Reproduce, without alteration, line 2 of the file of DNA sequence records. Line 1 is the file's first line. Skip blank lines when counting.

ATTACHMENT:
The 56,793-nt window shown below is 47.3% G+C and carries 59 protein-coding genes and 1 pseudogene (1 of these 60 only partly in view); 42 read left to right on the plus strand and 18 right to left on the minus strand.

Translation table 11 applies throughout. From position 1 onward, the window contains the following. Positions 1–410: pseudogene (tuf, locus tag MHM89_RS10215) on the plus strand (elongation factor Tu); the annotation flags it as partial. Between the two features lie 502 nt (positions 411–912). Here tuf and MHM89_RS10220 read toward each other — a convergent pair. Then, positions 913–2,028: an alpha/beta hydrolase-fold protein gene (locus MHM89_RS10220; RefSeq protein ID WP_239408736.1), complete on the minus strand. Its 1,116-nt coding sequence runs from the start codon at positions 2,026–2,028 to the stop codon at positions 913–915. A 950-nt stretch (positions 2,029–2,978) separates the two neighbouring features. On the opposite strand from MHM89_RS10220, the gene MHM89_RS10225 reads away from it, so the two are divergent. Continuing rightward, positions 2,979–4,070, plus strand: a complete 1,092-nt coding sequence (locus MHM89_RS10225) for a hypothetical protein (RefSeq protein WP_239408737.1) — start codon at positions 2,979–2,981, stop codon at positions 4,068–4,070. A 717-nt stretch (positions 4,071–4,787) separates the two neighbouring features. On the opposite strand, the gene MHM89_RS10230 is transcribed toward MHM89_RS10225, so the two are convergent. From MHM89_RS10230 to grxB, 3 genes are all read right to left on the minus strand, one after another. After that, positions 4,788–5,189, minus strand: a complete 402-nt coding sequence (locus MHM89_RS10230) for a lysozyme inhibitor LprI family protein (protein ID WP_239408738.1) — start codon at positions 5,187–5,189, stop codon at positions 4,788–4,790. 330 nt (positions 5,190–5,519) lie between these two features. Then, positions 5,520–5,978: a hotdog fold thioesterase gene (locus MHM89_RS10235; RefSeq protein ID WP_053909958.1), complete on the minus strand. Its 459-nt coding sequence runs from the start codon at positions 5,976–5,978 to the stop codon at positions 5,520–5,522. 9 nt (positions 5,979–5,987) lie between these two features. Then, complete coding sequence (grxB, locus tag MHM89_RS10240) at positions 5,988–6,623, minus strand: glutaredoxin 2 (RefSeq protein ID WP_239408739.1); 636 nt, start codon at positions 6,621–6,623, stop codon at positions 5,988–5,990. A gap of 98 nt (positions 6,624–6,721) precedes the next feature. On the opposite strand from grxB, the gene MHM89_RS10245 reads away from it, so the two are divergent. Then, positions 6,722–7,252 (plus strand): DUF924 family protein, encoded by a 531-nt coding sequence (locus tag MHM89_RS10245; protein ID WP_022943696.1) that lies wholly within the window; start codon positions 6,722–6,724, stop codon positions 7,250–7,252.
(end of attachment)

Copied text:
Translation table 11 applies throughout. From position 1 onward, the window contains the following. Positions 1–410: pseudogene (tuf, locus tag MHM89_RS10215) on the plus strand (elongation factor Tu); the annotation flags it as partial. Between the two features lie 502 nt (positions 411–912). Here tuf and MHM89_RS10220 read toward each other — a convergent pair. Then, positions 913–2,028: an alpha/beta hydrolase-fold protein gene (locus MHM89_RS10220; RefSeq protein ID WP_239408736.1), complete on the minus strand. Its 1,116-nt coding sequence runs from the start codon at positions 2,026–2,028 to the stop codon at positions 913–915. A 950-nt stretch (positions 2,029–2,978) separates the two neighbouring features. On the opposite strand from MHM89_RS10220, the gene MHM89_RS10225 reads away from it, so the two are divergent. Continuing rightward, positions 2,979–4,070, plus strand: a complete 1,092-nt coding sequence (locus MHM89_RS10225) for a hypothetical protein (RefSeq protein WP_239408737.1) — start codon at positions 2,979–2,981, stop codon at positions 4,068–4,070. A 717-nt stretch (positions 4,071–4,787) separates the two neighbouring features. On the opposite strand, the gene MHM89_RS10230 is transcribed toward MHM89_RS10225, so the two are convergent. From MHM89_RS10230 to grxB, 3 genes are all read right to left on the minus strand, one after another. After that, positions 4,788–5,189, minus strand: a complete 402-nt coding sequence (locus MHM89_RS10230) for a lysozyme inhibitor LprI family protein (protein ID WP_239408738.1) — start codon at positions 5,187–5,189, stop codon at positions 4,788–4,790. 330 nt (positions 5,190–5,519) lie between these two features. Then, positions 5,520–5,978: a hotdog fold thioesterase gene (locus MHM89_RS10235; RefSeq protein ID WP_053909958.1), complete on the minus strand. Its 459-nt coding sequence runs from the start codon at positions 5,976–5,978 to the stop codon at positions 5,520–5,522. 9 nt (positions 5,979–5,987) lie between these two features. Then, complete coding sequence (grxB, locus tag MHM89_RS10240) at positions 5,988–6,623, minus strand: glutaredoxin 2 (RefSeq protein ID WP_239408739.1); 636 nt, start codon at positions 6,621–6,623, stop codon at positions 5,988–5,990. A gap of 98 nt (positions 6,624–6,721) precedes the next feature. On the opposite strand from grxB, the gene MHM89_RS10245 reads away from it, so the two are divergent. Then, positions 6,722–7,252 (plus strand): DUF924 family protein, encoded by a 531-nt coding sequence (locus tag MHM89_RS10245; protein ID WP_022943696.1) that lies wholly within the window; start codon positions 6,722–6,724, stop codon positions 7,250–7,252.